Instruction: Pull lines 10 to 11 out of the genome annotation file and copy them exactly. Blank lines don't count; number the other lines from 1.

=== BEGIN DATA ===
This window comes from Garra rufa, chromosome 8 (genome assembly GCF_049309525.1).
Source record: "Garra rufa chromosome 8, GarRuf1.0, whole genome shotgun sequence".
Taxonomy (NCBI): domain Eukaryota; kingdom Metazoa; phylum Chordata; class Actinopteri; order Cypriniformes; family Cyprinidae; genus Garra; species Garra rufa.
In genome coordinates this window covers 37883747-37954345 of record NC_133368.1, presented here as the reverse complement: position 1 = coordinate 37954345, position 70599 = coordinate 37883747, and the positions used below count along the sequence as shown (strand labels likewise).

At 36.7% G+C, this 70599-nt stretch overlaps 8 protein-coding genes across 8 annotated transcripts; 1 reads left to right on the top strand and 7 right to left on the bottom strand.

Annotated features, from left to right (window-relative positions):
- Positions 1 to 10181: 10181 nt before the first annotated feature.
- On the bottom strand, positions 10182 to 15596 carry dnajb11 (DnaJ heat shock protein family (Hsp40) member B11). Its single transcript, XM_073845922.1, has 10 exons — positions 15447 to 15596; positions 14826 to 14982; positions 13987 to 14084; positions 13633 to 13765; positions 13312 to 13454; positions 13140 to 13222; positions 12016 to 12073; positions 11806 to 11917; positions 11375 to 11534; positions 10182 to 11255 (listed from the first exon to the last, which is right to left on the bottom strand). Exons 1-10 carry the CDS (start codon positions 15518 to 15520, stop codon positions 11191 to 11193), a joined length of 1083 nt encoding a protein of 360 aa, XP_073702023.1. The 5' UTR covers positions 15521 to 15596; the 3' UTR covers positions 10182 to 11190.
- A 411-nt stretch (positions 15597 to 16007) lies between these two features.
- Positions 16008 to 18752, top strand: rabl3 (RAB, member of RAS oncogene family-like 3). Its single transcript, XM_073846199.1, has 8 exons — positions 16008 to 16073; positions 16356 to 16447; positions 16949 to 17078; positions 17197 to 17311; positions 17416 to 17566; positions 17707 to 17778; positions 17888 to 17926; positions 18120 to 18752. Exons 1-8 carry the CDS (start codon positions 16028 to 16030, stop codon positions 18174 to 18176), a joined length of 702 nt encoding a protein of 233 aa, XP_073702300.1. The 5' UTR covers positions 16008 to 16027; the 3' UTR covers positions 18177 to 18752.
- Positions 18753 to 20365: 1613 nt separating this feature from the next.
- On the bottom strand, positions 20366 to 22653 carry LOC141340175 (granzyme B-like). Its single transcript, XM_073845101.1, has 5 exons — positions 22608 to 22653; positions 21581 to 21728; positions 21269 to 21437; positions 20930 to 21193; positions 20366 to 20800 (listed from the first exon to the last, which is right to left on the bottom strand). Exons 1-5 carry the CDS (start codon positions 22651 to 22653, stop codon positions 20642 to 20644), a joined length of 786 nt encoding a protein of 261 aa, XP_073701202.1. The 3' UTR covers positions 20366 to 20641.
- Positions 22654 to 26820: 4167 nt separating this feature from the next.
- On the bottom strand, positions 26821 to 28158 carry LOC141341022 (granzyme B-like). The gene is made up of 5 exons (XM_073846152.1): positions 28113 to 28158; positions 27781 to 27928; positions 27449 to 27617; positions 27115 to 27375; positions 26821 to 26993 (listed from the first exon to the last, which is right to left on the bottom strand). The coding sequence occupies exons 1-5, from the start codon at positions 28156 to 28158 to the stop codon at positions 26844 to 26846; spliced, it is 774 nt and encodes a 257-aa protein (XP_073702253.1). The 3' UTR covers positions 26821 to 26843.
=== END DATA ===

- Positions 16008 to 18752, top strand: rabl3 (RAB, member of RAS oncogene family-like 3). Its single transcript, XM_073846199.1, has 8 exons — positions 16008 to 16073; positions 16356 to 16447; positions 16949 to 17078; positions 17197 to 17311; positions 17416 to 17566; positions 17707 to 17778; positions 17888 to 17926; positions 18120 to 18752. Exons 1-8 carry the CDS (start codon positions 16028 to 16030, stop codon positions 18174 to 18176), a joined length of 702 nt encoding a protein of 233 aa, XP_073702300.1. The 5' UTR covers positions 16008 to 16027; the 3' UTR covers positions 18177 to 18752.
- Positions 18753 to 20365: 1613 nt separating this feature from the next.